A kid plays with (a real) gun while his father watches TV. Stepanakert, 2004.

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FatherLand: what war leaves behind

Ara OSHAGAN | Republic of Nagorno-Karabagh

From 1990-94, the Armenians of Nagorno-Karabagh in the Caucasus fought a fierce war with Azerbaijan. Long after the ceasefire of 1994, I made my first trip to the region in 1998, when the Armenians had already ceased control of nearly all of Nagorno-Karabagh and added large swaths of land previously part of Azerbaijan proper. They had begun a slow and painful rebuilding process amidst unrecognized political status and militarized borders. Part of my larger FatherLand project dealing with land and becoming, these images consider the long reach of war: the scars it leaves on the human and physical landscape long after hostilities have ended.

After a long hiatus, this past week, fighting between Nagorno-Karabagh and Azerbaijan flared up again on a large scale. These images now remind me of the horrifically cyclical nature of hatred and unresolved politics: 20 years on and the next generation of Azerbaijanis and Armenians are again at war.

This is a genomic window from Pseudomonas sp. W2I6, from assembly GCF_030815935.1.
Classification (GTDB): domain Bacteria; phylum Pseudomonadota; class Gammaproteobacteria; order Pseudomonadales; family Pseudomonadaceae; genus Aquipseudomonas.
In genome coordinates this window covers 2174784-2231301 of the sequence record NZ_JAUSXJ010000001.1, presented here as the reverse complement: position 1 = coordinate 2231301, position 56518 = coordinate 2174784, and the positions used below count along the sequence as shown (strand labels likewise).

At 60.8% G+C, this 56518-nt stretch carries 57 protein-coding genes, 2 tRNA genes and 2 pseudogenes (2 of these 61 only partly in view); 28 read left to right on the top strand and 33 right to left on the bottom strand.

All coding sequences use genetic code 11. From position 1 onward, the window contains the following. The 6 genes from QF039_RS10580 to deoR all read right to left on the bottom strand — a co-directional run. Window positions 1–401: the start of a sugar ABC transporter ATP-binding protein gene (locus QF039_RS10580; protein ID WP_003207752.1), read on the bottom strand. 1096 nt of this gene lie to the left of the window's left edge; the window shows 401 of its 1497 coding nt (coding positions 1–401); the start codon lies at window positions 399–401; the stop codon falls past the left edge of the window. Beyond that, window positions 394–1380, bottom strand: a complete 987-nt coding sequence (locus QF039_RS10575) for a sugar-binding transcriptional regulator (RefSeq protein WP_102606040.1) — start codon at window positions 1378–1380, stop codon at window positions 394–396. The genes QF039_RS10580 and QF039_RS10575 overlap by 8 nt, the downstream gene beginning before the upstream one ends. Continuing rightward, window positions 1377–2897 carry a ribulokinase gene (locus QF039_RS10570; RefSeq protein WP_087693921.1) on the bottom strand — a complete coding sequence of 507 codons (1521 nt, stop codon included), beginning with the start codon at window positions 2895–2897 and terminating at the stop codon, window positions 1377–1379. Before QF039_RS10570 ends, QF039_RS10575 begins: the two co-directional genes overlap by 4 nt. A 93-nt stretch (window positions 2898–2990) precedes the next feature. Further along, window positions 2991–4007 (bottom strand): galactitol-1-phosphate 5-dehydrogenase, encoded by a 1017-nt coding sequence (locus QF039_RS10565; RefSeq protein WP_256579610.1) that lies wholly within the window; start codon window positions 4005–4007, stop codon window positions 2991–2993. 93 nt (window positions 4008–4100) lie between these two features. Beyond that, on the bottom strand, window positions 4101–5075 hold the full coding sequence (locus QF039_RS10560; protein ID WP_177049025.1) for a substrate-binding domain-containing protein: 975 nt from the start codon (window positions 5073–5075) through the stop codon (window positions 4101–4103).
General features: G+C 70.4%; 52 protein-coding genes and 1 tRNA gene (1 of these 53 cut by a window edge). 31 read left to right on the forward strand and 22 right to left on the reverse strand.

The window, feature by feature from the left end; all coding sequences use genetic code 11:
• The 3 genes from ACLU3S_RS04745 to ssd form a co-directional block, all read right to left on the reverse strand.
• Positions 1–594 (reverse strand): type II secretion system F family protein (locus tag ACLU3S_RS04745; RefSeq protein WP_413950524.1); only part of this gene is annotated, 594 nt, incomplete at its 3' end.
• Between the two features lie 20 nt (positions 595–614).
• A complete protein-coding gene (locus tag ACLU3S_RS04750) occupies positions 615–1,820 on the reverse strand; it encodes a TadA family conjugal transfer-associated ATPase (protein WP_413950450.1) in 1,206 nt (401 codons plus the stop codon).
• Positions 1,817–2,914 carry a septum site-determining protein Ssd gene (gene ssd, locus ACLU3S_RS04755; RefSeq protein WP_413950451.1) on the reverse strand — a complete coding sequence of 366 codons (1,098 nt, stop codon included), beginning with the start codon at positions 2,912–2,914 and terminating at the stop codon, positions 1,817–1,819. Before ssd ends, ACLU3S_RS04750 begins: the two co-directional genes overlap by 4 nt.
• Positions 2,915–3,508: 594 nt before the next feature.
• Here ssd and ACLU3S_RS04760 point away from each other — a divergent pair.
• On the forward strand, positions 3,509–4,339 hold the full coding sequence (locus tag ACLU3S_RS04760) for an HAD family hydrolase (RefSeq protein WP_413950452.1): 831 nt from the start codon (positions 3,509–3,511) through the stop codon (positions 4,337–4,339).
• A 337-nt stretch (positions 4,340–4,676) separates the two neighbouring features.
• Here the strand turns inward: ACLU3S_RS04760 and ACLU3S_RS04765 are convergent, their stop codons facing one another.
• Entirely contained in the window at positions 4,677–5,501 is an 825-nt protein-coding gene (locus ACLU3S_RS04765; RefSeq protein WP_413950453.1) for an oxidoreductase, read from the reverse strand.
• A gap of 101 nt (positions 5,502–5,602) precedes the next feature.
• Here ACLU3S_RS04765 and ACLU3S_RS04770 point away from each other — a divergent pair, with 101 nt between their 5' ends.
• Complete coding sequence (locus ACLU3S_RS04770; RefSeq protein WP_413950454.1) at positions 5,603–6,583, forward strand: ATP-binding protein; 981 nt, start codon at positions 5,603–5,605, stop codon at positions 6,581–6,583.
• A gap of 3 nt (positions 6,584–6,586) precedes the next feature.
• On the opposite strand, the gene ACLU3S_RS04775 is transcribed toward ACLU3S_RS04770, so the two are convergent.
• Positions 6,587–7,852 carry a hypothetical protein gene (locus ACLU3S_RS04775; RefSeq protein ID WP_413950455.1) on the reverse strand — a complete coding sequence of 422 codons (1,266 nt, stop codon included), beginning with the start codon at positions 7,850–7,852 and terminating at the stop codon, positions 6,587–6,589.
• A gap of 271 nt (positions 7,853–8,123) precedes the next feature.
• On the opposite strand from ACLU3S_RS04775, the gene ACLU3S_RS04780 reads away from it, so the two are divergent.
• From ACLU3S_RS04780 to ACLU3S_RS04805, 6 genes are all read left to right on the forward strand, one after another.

FatherLand Project

My father died in June 2000.

A few years before that, he and I decided to embark on a project about Nagorno-Karabagh: a remote mountainous area next to Armenia. A region where the Armenians fought and won a fierce war of independence after the collapse of the Soviet Union. A region still with militarized borders and no political recognition. A place in transformation: the people, the land, the very way of life in political, social, existential upheaval. A place that is part of our distant homeland.

Until the nineties, neither one of us had stepped foot in that part of the Armenian homeland. Both our generations were born and came of age in the sprawling cities of the Armenian Diaspora: in Jerusalem, Paris, Beirut, Philadelphia, Los Angeles.

Before his passing, my father and I made one trip to Karabagh together, in 1999. It coincided with the birth of my first son. After his passing, I continued work on our project for another six years. And my every trip back marked a new birth for my family and I. The project spanned four births in all. And one death.

And so this project took on a further meaning. Upon that land of our forefathers—there for over three millennia—from within the people who were living that history, came a quest to find the father. Through the eyes and senses of the emerging father.

“Father Land” is a project about origins and identity. A project about a place and a people emerging out of a dark history, transforming, forging a new identity, searching for themselves and a new way of life. And also about a very personal becoming, an emergence.

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